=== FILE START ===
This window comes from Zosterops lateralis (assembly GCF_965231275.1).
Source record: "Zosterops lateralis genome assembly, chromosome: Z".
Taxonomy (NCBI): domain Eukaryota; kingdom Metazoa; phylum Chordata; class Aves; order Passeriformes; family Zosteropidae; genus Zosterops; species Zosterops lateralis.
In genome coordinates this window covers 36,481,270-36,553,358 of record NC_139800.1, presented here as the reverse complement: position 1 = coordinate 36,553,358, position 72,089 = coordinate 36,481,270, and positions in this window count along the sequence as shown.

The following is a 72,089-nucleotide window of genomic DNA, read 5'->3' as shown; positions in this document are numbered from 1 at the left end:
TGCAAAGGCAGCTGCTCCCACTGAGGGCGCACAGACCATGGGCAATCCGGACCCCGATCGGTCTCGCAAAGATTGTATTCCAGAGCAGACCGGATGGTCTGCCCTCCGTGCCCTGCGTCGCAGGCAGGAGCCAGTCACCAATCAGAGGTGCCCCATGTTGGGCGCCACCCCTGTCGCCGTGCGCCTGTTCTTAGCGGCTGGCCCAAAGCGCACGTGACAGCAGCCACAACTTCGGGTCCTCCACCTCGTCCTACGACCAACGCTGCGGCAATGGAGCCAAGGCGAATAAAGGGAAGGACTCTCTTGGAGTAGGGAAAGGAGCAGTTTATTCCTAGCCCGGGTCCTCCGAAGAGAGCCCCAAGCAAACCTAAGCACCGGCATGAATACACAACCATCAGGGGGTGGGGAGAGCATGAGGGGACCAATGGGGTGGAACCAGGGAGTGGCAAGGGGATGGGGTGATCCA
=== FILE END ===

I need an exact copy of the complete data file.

This window comes from Zosterops lateralis (assembly GCF_965231275.1).
Source record: "Zosterops lateralis genome assembly, chromosome: Z".
Taxonomy (NCBI): domain Eukaryota; kingdom Metazoa; phylum Chordata; class Aves; order Passeriformes; family Zosteropidae; genus Zosterops; species Zosterops lateralis.
In genome coordinates this window covers 36,481,270-36,553,358 of record NC_139800.1, presented here as the reverse complement: position 1 = coordinate 36,553,358, position 72,089 = coordinate 36,481,270, and positions in this window count along the sequence as shown.

The following is a 72,089-nucleotide window of genomic DNA, read 5'->3' as shown; positions in this document are numbered from 1 at the left end:
TGCAAAGGCAGCTGCTCCCACTGAGGGCGCACAGACCATGGGCAATCCGGACCCCGATCGGTCTCGCAAAGATTGTATTCCAGAGCAGACCGGATGGTCTGCCCTCCGTGCCCTGCGTCGCAGGCAGGAGCCAGTCACCAATCAGAGGTGCCCCATGTTGGGCGCCACCCCTGTCGCCGTGCGCCTGTTCTTAGCGGCTGGCCCAAAGCGCACGTGACAGCAGCCACAACTTCGGGTCCTCCACCTCGTCCTACGACCAACGCTGCGGCAATGGAGCCAAGGCGAATAAAGGGAAGGACTCTCTTGGAGTAGGGAAAGGAGCAGTTTATTCCTAGCCCGGGTCCTCCGAAGAGAGCCCCAAGCAAACCTAAGCACCGGCATGAATACACAACCATCAGGGGGTGGGGAGAGCATGAGGGGACCAATGGGGTGGAACCAGGGAGTGGCAAGGGGATGGGGTGATCCA